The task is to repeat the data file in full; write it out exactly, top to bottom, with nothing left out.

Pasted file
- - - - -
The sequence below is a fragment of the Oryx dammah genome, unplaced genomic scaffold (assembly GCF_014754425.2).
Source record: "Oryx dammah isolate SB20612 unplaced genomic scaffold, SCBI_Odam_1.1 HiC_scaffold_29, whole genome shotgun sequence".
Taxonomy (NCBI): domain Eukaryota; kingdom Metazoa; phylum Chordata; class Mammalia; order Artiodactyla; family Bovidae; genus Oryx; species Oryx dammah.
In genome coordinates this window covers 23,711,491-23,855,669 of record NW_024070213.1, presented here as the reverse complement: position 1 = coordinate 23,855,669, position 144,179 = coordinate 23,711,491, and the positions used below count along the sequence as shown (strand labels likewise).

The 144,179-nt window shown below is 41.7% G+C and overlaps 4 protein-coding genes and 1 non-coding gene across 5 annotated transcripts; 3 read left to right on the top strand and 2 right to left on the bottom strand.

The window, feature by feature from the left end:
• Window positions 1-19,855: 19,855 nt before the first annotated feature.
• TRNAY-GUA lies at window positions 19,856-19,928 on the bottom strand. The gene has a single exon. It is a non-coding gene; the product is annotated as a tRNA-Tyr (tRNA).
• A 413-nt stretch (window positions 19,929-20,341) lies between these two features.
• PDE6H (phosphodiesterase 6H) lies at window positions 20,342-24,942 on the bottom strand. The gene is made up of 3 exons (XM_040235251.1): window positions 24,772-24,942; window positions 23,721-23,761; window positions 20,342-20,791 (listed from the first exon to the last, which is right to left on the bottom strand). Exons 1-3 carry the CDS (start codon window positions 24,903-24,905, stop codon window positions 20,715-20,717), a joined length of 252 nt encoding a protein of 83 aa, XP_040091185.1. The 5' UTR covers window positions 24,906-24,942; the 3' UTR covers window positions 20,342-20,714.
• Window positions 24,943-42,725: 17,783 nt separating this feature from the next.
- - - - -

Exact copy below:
The sequence below is a fragment of the Oryx dammah genome, unplaced genomic scaffold (assembly GCF_014754425.2).
Source record: "Oryx dammah isolate SB20612 unplaced genomic scaffold, SCBI_Odam_1.1 HiC_scaffold_29, whole genome shotgun sequence".
Taxonomy (NCBI): domain Eukaryota; kingdom Metazoa; phylum Chordata; class Mammalia; order Artiodactyla; family Bovidae; genus Oryx; species Oryx dammah.
In genome coordinates this window covers 23,711,491-23,855,669 of record NW_024070213.1, presented here as the reverse complement: position 1 = coordinate 23,855,669, position 144,179 = coordinate 23,711,491, and the positions used below count along the sequence as shown (strand labels likewise).

The 144,179-nt window shown below is 41.7% G+C and overlaps 4 protein-coding genes and 1 non-coding gene across 5 annotated transcripts; 3 read left to right on the top strand and 2 right to left on the bottom strand.

The window, feature by feature from the left end:
• Window positions 1-19,855: 19,855 nt before the first annotated feature.
• TRNAY-GUA lies at window positions 19,856-19,928 on the bottom strand. The gene has a single exon. It is a non-coding gene; the product is annotated as a tRNA-Tyr (tRNA).
• A 413-nt stretch (window positions 19,929-20,341) lies between these two features.
• PDE6H (phosphodiesterase 6H) lies at window positions 20,342-24,942 on the bottom strand. The gene is made up of 3 exons (XM_040235251.1): window positions 24,772-24,942; window positions 23,721-23,761; window positions 20,342-20,791 (listed from the first exon to the last, which is right to left on the bottom strand). Exons 1-3 carry the CDS (start codon window positions 24,903-24,905, stop codon window positions 20,715-20,717), a joined length of 252 nt encoding a protein of 83 aa, XP_040091185.1. The 5' UTR covers window positions 24,906-24,942; the 3' UTR covers window positions 20,342-20,714.
• Window positions 24,943-42,725: 17,783 nt separating this feature from the next.